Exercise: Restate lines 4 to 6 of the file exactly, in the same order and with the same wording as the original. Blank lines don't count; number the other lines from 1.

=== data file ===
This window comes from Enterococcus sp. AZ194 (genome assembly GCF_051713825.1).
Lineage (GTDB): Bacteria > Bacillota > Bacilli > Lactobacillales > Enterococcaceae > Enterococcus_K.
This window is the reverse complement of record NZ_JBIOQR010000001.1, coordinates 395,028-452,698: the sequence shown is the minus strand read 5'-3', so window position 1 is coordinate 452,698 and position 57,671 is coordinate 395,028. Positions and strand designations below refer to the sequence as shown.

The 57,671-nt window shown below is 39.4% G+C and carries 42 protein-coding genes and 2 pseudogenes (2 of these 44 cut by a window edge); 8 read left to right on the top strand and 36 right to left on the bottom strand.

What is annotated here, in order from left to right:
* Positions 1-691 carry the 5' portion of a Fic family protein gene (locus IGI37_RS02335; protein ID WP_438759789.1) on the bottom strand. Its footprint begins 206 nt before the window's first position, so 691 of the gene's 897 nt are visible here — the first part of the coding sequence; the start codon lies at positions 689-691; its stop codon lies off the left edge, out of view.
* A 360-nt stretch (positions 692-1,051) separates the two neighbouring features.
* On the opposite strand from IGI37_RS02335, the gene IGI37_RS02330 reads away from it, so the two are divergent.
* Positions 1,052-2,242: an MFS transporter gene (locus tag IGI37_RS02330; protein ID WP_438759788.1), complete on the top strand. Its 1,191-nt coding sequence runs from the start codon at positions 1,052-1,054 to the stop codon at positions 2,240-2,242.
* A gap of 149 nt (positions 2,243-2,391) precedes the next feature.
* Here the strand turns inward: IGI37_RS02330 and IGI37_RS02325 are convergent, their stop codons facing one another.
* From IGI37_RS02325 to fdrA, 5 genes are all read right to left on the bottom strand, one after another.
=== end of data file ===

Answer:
The 57,671-nt window shown below is 39.4% G+C and carries 42 protein-coding genes and 2 pseudogenes (2 of these 44 cut by a window edge); 8 read left to right on the top strand and 36 right to left on the bottom strand.

What is annotated here, in order from left to right:
* Positions 1-691 carry the 5' portion of a Fic family protein gene (locus IGI37_RS02335; protein ID WP_438759789.1) on the bottom strand. Its footprint begins 206 nt before the window's first position, so 691 of the gene's 897 nt are visible here — the first part of the coding sequence; the start codon lies at positions 689-691; its stop codon lies off the left edge, out of view.